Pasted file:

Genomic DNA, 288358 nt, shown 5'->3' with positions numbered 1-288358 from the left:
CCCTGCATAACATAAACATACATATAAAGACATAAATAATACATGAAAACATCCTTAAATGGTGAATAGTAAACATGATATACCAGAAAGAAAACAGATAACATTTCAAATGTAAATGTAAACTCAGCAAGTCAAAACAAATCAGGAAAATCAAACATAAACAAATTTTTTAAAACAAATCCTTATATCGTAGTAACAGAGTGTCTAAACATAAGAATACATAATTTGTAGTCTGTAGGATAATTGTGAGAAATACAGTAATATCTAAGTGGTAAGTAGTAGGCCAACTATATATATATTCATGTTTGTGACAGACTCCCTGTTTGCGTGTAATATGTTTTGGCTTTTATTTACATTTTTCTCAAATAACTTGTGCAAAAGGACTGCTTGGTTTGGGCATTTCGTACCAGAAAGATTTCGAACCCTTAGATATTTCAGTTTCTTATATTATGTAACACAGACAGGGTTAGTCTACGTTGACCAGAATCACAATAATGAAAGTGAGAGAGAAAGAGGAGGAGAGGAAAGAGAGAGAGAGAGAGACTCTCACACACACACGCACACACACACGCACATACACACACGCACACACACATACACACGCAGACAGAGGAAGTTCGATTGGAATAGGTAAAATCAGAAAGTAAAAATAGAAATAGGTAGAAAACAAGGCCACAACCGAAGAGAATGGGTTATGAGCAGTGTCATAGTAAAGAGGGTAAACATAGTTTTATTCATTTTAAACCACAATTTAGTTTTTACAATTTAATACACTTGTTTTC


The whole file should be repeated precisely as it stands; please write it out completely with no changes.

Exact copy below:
Genomic DNA, 288358 nt, shown 5'->3' with positions numbered 1-288358 from the left:
CCCTGCATAACATAAACATACATATAAAGACATAAATAATACATGAAAACATCCTTAAATGGTGAATAGTAAACATGATATACCAGAAAGAAAACAGATAACATTTCAAATGTAAATGTAAACTCAGCAAGTCAAAACAAATCAGGAAAATCAAACATAAACAAATTTTTTAAAACAAATCCTTATATCGTAGTAACAGAGTGTCTAAACATAAGAATACATAATTTGTAGTCTGTAGGATAATTGTGAGAAATACAGTAATATCTAAGTGGTAAGTAGTAGGCCAACTATATATATATTCATGTTTGTGACAGACTCCCTGTTTGCGTGTAATATGTTTTGGCTTTTATTTACATTTTTCTCAAATAACTTGTGCAAAAGGACTGCTTGGTTTGGGCATTTCGTACCAGAAAGATTTCGAACCCTTAGATATTTCAGTTTCTTATATTATGTAACACAGACAGGGTTAGTCTACGTTGACCAGAATCACAATAATGAAAGTGAGAGAGAAAGAGGAGGAGAGGAAAGAGAGAGAGAGAGAGACTCTCACACACACACGCACACACACACGCACATACACACACGCACACACACATACACACGCAGACAGAGGAAGTTCGATTGGAATAGGTAAAATCAGAAAGTAAAAATAGAAATAGGTAGAAAACAAGGCCACAACCGAAGAGAATGGGTTATGAGCAGTGTCATAGTAAAGAGGGTAAACATAGTTTTATTCATTTTAAACCACAATTTAGTTTTTACAATTTAATACACTTGTTTTC